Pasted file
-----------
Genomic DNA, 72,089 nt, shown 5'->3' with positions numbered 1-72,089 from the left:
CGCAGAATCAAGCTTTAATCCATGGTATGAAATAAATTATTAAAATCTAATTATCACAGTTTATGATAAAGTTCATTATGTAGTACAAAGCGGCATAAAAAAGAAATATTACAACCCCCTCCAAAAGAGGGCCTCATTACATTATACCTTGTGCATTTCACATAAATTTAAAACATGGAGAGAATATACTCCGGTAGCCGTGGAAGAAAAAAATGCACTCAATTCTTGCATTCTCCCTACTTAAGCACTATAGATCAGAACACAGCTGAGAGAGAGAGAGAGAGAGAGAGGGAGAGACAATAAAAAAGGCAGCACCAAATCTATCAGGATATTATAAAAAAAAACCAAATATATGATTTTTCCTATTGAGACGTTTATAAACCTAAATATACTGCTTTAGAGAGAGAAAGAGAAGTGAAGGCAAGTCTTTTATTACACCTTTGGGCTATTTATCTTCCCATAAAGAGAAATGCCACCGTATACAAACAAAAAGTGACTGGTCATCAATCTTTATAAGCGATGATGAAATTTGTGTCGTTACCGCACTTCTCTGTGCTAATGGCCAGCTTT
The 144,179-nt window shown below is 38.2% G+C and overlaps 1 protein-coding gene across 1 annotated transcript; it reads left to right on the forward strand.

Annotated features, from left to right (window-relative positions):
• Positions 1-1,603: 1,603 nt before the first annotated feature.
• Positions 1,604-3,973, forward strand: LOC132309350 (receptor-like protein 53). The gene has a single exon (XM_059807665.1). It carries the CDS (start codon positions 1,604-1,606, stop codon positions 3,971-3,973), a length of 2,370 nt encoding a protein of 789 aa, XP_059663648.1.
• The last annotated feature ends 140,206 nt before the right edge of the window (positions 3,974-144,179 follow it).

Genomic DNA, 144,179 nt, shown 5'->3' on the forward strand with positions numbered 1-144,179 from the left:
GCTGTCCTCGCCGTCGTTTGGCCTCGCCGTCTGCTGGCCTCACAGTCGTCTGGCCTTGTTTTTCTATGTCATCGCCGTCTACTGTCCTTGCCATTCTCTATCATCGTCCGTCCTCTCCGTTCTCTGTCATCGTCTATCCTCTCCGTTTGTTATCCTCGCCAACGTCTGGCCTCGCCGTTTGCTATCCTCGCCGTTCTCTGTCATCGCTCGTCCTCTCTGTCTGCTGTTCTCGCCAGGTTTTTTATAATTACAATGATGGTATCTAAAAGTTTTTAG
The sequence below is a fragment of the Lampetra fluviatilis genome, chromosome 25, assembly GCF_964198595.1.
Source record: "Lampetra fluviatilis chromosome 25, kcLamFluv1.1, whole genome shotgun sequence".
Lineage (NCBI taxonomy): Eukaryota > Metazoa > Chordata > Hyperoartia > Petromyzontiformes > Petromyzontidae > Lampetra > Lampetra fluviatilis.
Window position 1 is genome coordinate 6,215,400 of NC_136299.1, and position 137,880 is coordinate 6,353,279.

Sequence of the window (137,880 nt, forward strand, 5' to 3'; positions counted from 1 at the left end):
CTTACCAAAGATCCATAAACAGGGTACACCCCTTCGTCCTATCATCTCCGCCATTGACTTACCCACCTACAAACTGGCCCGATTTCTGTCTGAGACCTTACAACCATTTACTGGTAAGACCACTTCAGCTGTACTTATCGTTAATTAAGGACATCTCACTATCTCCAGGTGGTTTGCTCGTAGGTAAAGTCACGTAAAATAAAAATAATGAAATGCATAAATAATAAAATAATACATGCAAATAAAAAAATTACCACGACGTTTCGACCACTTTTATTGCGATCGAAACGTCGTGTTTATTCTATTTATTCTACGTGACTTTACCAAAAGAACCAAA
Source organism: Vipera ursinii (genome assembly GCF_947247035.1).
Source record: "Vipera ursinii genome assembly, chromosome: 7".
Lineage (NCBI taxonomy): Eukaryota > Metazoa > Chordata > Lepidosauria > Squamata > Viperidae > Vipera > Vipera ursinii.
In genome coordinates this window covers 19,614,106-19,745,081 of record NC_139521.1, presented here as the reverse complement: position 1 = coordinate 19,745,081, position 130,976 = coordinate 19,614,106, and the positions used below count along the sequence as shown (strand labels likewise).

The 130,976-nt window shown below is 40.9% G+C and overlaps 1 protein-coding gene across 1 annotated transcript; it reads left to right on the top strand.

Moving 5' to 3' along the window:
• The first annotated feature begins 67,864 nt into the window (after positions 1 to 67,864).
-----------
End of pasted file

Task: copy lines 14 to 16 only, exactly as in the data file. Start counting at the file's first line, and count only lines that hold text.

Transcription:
Sequence of the window (137,880 nt, forward strand, 5' to 3'; positions counted from 1 at the left end):
CTTACCAAAGATCCATAAACAGGGTACACCCCTTCGTCCTATCATCTCCGCCATTGACTTACCCACCTACAAACTGGCCCGATTTCTGTCTGAGACCTTACAACCATTTACTGGTAAGACCACTTCAGCTGTACTTATCGTTAATTAAGGACATCTCACTATCTCCAGGTGGTTTGCTCGTAGGTAAAGTCACGTAAAATAAAAATAATGAAATGCATAAATAATAAAATAATACATGCAAATAAAAAAATTACCACGACGTTTCGACCACTTTTATTGCGATCGAAACGTCGTGTTTATTCTATTTATTCTACGTGACTTTACCAAAAGAACCAAA
Source organism: Vipera ursinii (genome assembly GCF_947247035.1).